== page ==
An industry exists for extracting vegetable oil from the nuts of the African Palm. We have visited factories doing this in Costa Rica, and plants in Mexico, Nicaragua, and Colombia have been heard of. The oil is high value, and it seems to be used mostly for cosmetics or blending with other oils.
Bunches of berries, or seeds, grow on the African palm, which is a tall and very bushy palm tree, usually with ferns growing on the trunk. Thousands of acres of banana plantation have been put to palms. The bunches are about 12" to 16" in diameter; the berries are about the size of large grapes.
The 14" bunches are first cooked in long steam tunnel cookers. The main plant we visited has four, each holding half a dozen short gondola rail cars full of bunches. This blanching operation is to loosen the berries from the stems. (The plant we were at processed 1,000 tons per day.)
Once steamed, the bunches are tumbled in huge trommel screens, to separate the berries. Sometimes the berries are called fruit. They have an outer pulpy mass with a hard seed inside. Both the pulp and the seed contain oils, of different qualities.
The waste stems go to a big hammer mill and then into a smallish sugar cane roller drum press (three 32" diameter rolls, 36" wide). The material from the shredder looks and acts like hemp cushion or mattress stuffing. We could never get a drop of liquid out by hand squeezing. They add some water to this material at the inlet to the roller drum press. The oil and water outflow (press liquor) is a good 5 gpm; it is sent to a Sweco filter, along with the press liquor from the pulp presses. Thus, some oil is recovered from the stems and mixed with the oil from the pulp.
The press cake from the roller drum has a damp or oily feeling, with about 55% moisture they said. Typical of a drum press, some of the cake comes out very dry, and some is dampish. They want to press it to a lower moisture content in order to get out more oil and to be able to burn it. The bulk density is very low, so they cannot get any capacity out of their existing 12" twin screw presses. The material is too wet to burn, so it is used as mulch. A Vincent Series VP press might work in this application, although a couple more stands of roller drum presses, like at a sugar cane mill, would be a better bet.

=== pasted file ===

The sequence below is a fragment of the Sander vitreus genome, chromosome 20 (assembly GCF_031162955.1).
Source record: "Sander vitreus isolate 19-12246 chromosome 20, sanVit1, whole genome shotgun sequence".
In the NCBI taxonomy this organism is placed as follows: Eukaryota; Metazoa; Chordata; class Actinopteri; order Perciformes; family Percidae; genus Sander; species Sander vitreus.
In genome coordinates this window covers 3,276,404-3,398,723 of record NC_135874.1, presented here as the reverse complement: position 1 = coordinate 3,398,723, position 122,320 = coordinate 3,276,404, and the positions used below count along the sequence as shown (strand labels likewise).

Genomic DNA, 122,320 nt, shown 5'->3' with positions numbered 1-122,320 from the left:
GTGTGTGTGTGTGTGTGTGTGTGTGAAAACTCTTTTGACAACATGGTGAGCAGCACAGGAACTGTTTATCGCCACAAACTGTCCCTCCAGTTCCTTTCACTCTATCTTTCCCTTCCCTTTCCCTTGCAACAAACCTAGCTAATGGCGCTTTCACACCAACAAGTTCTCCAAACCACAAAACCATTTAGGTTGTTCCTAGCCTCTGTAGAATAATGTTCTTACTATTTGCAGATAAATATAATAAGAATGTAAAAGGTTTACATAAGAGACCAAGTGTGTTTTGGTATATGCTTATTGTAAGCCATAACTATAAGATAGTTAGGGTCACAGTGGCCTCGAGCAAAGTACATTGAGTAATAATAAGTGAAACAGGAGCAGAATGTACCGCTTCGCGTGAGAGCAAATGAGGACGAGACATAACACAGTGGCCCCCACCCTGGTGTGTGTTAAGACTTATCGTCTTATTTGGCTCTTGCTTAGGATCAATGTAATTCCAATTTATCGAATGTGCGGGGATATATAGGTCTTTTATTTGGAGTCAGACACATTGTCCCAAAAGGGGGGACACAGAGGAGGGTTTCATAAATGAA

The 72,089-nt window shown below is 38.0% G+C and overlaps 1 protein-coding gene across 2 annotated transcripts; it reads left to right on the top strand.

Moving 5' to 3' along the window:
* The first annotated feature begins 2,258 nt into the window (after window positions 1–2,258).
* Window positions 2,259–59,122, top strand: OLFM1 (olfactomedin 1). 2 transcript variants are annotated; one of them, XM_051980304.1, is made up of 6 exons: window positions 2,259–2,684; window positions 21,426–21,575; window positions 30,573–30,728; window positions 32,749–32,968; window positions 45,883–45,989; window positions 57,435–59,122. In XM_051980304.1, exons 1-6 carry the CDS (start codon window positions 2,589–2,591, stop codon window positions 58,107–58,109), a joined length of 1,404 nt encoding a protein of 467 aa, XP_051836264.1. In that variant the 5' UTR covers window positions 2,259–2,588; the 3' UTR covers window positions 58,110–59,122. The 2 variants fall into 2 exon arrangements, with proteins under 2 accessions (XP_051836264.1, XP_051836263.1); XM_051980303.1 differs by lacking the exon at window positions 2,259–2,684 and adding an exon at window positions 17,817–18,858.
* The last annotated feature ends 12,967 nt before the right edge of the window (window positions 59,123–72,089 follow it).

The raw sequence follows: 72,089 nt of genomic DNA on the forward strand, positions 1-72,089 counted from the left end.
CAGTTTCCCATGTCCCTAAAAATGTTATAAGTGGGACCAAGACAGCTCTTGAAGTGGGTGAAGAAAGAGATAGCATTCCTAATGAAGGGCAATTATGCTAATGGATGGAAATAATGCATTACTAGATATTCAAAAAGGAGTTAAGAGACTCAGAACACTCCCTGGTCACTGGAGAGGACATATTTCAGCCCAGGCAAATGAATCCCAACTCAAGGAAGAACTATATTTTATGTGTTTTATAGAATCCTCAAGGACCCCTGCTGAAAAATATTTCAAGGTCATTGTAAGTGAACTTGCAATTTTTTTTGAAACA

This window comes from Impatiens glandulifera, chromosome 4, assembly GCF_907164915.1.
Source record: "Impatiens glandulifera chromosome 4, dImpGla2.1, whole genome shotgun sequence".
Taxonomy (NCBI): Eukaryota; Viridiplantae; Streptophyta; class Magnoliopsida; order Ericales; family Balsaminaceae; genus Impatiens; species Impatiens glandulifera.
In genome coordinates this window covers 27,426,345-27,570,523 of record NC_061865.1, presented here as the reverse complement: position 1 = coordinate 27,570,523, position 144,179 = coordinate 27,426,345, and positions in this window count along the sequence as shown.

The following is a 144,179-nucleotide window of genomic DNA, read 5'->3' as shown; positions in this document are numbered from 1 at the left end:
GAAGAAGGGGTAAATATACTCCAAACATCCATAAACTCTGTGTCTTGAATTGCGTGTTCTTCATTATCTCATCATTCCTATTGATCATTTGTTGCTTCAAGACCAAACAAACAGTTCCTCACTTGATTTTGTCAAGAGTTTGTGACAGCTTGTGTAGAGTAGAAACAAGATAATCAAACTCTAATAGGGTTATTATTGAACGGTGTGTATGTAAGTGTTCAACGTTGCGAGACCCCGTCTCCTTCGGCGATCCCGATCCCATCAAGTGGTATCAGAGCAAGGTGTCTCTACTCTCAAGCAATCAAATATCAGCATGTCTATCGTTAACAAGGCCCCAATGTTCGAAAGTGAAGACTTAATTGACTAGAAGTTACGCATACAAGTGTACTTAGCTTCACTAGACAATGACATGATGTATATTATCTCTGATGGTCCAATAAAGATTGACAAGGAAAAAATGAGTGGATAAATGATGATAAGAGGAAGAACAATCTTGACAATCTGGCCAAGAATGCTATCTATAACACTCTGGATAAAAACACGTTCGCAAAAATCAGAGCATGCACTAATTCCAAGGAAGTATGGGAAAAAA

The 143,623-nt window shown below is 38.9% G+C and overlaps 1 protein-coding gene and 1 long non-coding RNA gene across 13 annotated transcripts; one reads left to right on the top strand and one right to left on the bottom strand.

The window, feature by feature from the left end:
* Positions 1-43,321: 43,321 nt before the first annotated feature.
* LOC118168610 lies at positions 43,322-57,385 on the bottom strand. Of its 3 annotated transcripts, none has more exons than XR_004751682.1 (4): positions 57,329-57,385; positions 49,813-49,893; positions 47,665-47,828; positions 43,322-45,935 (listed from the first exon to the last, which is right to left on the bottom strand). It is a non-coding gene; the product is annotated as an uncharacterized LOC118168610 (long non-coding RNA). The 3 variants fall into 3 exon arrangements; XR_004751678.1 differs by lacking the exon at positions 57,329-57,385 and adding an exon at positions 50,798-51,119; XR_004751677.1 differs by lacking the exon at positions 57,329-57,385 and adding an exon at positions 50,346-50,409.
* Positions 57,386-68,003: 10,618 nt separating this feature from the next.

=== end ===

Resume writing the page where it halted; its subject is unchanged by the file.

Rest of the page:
Once de-stemmed, the berries are stirred, with steam addition, mushing them. This is done in a vertical shaft agitator-cooker (100 psi steam, 120° C), referred to as a digester.
The cooked berries fall into very heavy duty screw presses, such as a Stork, Vetter, or Columbian knock-offs. These are all twin screw presses. There is an exceptionally large flow into these 12" machines, 12 MTPH each. The cake produced is tremendously dry, only 40% moisture. Despite the extremely high pressure, the seeds in the press cake are hardly broken at all. The oil, red, comes from berry pulp; it is mostly made into oleo margarine, some is sold for industrial cooking oil. None goes to consumers. (Vincent does not offer a screw press for this application.)
The press liquor is an oil/water emulsion which is separated in hydraclones, followed by centrifuges.
The press cake from these presses is blown to cyclone classifiers or separators. The nuts drop out of the first cyclone and then go to a Ripplemill (soft grinder; they have three). In the Ripplemills they crack the nuts into kernels and into shells. The shells go to the boilers, for fuel.
The second cyclone separates out the pressed pulp, which also goes to B&W boilers for use as fuel.
They have flakers, one each, French and Davidson (?). These are three-high drum machines, 48" wide, 12" drums, each feeding the next lower drum. Each has a pair of 25-hp 1200-rpm motors, pulley driven at 260 rpm. These grind the seeds into powder. That powder goes to rather large steam pre-heaters, and then into three Anderson Expellers®. (These are ~1935 Anderson presses, used first on sunflower seeds, then cotton seeds in Nicaragua, now for palm oil in Costa Rica.)
The press liquor (oil) is filtered, in either a drum filter or a plate and frame filter press. The oil is premium quality, sold for cosmetics and pharmaceuticals.
The press cake from the kernels goes to a hammer mill (this press cake from the Anderson's is hard as a rock), and then it is bagged and sold as animal feed.
They have 60 m3/h going to the WWTP, about 260 gpm. The Vincent FF-12 Fiber Filter was used to separate suspended solids from this flow, in order to reduce pond odor. This was relatively successful, although a small screw press was needed to dewater the sludge from the Fiber Filter. There was the potential for oil recovery in this application.
A better application for the Fiber Filter was in filtering oil and water emulsions ahead of centrifuges. Keeping fiber solids out of the centrifuges would greatly increase the service life of the components subject to abrasive wear. Once again, a small screw press was needed to dewater the sludge from the Fiber Filter.